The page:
Old Timer

By J. D. Pendry

J. D. Pendry

Always in my pocket is Grandpa’s Old Timer pocket knife.  It was a gift from my Mother.  By any stretch, it’s not an expensive knife.  I like to reach into my pocket and wrap my hand around it.  There’s comfort in knowing something from the past can ground you in the present with memories of times and people.

Growing up in Southern West Virginia, pocket knives were common.  There’s much to be said about the calming effects of whittling.  Whether carving a masterpiece or simply shaving curls off a piece of wood it’s a great contemplative aid.  It also fills up time between catfish bites.  Shoes off sitting on the riverbank bare feet enjoying the coolness of the shoreline, hook freshly baited, a cloudless sky, birds singing, whittling on a stick.  It doesn’t get better than that.  From such scenes, the world long since moved on.  Probably not enticing to today’s overly stimulated.  There’s a lot of value in God’s calm and creation. The sounds of flowing stream, a fish jumping out of the water, birds chirping, even a bullfrog croaking.  I sat there on the bank of the Guyandotte fantasizing rafting down the river like Huck Finn.  It amounted to some unsuccessful tries and was replaced by the modern technology of the inner tube.  With all of the world’s newfound technology and gizmos, humans cannot recreate that environment.  Even with the best virtual reality goggles we cannot.

For boys of my generation, if you were fortunate enough to have a pocket knife it was always in your pocket.  I don’t know what sort of ruckus it may cause these days if a boy carried his pocket knife to school.  But we all did.   At recess, we’d gather up in the school yard.  We played marbles, always for keeps, or root-the-peg.  It’s also called mumbly peg among other names. Root-the-peg can be simple or complicated.  With the time constraints of school yard recess, we played the simple version.  With feet spread, you stand facing your opponent.  You throw the knife trying to stick it into the ground as close to your own foot as possible.  Whoever gets closest to his foot wins.  The winner gets to pound the peg (we used match sticks, horrors, we carried them too) into the ground and the loser rooted the peg out with his teeth.  Sticking the knife in one’s foot was rare and not recommended, but it was a winner.

We interacted with other kids and nature.  Nowadays, kids interact with their smart phones and indirectly with others.  Many of us adults do it too.  Seems like we are giving up the natural for imitation.  Could be I’m just hanging on to the past.  The internet and rapidly expanding technology sort of put nature on the back burner.  Interestingly, people who claim we are destroying our planet do so sitting inside air-conditioned cafes, mooching free WIFI, and sipping designer coffee. It’s hard to have real concern for something you’ve never experienced.  When your forest is concrete, it’s difficult to accept your appreciation for nature and God’s creation.  Viewing the world through a smartphone is like drinking diet pop.  It appears the same.  It may fool the taste buds.  But it brings less satisfaction than a glass of chemically treated tap water.  What the body craves and doesn’t get from the diet drink is gained by eating a biggie sized order of cheese fries.  Diet this, lite that, low fat this…  We didn’t have that when we were kids and we were not obese.  Maybe put down the phone get outside and exercise something besides our thumbs and have a bottle of real pop.  Maybe toss in a moon pie.  Maybe go out into the nature you’re convinced cannot survive the cancer of humankind.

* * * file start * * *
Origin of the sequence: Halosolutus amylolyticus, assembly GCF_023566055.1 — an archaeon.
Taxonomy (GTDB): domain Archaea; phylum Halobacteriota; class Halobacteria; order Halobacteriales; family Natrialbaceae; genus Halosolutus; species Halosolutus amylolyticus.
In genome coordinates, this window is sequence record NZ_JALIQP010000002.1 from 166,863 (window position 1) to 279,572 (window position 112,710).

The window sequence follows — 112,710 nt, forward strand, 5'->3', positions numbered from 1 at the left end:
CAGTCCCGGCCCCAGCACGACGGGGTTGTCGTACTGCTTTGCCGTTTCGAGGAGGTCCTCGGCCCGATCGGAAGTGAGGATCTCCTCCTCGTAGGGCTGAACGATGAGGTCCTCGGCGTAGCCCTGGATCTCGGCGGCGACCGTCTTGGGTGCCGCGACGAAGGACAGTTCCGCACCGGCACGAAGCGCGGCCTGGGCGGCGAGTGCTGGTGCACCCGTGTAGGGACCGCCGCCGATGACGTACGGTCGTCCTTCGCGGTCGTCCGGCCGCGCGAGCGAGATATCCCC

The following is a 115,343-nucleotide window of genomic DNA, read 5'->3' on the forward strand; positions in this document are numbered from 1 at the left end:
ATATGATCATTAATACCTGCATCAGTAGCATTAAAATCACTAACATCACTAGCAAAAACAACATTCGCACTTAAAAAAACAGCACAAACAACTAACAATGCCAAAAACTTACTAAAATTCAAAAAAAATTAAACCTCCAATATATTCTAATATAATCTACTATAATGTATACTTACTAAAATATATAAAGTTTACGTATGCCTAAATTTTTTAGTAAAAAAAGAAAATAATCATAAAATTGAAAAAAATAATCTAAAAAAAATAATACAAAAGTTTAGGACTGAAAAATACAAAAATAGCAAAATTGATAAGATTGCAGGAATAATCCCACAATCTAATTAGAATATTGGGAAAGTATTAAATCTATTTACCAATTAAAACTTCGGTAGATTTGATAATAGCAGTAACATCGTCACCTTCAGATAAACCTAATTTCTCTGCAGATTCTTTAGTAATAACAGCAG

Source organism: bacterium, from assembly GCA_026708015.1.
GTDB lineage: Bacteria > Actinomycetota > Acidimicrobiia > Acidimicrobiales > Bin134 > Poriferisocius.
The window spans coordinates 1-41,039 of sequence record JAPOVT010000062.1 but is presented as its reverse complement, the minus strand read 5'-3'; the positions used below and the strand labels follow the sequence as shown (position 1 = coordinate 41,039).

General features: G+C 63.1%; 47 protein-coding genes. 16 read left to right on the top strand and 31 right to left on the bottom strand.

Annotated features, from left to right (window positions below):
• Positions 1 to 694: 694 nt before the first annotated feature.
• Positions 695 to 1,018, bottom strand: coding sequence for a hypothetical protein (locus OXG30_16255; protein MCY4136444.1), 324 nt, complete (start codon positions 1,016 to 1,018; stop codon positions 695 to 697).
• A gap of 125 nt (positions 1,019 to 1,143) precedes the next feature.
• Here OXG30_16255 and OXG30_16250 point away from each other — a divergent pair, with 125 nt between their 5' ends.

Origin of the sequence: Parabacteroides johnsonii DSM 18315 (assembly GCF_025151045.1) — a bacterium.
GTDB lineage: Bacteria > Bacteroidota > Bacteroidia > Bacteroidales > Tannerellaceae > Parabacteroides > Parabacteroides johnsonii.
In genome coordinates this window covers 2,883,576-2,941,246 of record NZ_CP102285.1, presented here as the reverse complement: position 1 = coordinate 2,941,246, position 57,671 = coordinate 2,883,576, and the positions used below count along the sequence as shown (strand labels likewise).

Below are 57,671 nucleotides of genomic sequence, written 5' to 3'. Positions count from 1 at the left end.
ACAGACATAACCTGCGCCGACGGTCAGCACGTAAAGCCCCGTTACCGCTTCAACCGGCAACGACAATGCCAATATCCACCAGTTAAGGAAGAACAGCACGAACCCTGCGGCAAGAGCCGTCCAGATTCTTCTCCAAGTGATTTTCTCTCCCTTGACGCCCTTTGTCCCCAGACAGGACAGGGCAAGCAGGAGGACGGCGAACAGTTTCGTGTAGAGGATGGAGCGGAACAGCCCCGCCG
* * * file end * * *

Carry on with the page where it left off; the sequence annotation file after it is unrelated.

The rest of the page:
It isn’t just smart phones.  We’ve given our private lives over to cameras, microphones, and the tech masters of the universe.  Our electronic assistant plays music for us, gives us the weather, sets the thermostat, locks the doors, starts the car, and opens the garage door.  And listens to every word, belch and fart happening in range of the microphone.  Ever have a neighbor that couldn’t get out of their garage because the electricity was out?  The neighbor that had no idea you can unlatch the door from the motor and open it manually.  Guess they could have found a video showing them how.

We’ve taken the natural out of everything.  Now we strive to dehumanize relationships.  Sex robots.  Never gets a headache, I guess.

I believe I’ll just hold on to Grandpa’s Old Timer.  Time is not passing me by.  Natural doesn’t change.  God’s creation and God never change.  And if you risk a game of root-the-peg, you might get dirt in your teeth.

As we approach America’s Independence Day, let’s focus on what is real.  What endures.  What only has a 1.0 version.  God Bless the United States of America.

© 2019 J. D. Pendry, J. D. Pendry’s American Journal, All Rights Reserved, Email: jd@jdpendy.com

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One Reply to “Old Timer”

  1. Kelleigh Nelson

    I fully agree dear JD. I had my Grandpa’s pocket watch, and a few years ago I passed it on to my cousin David, who like me, wept for days when our Grandpa passed. I knew he’d eventually pass it on to one of his sons.

    But I have many things of Grandma’s too, and have started passing them on to sisters and cousins. Those cherished keepsakes from the past truly keep us grounded in some way. I think often of the past and those many days on the farm with my grandparents. How I miss them, and how they would be shocked and dismayed to see what has happened to our country today. But such great memories!

    You brought it back to me again. And yes, so few realize what Independence Day really means. American history is no longer taught. I fear that once our generation is gone, America will be too, and that so saddens me.

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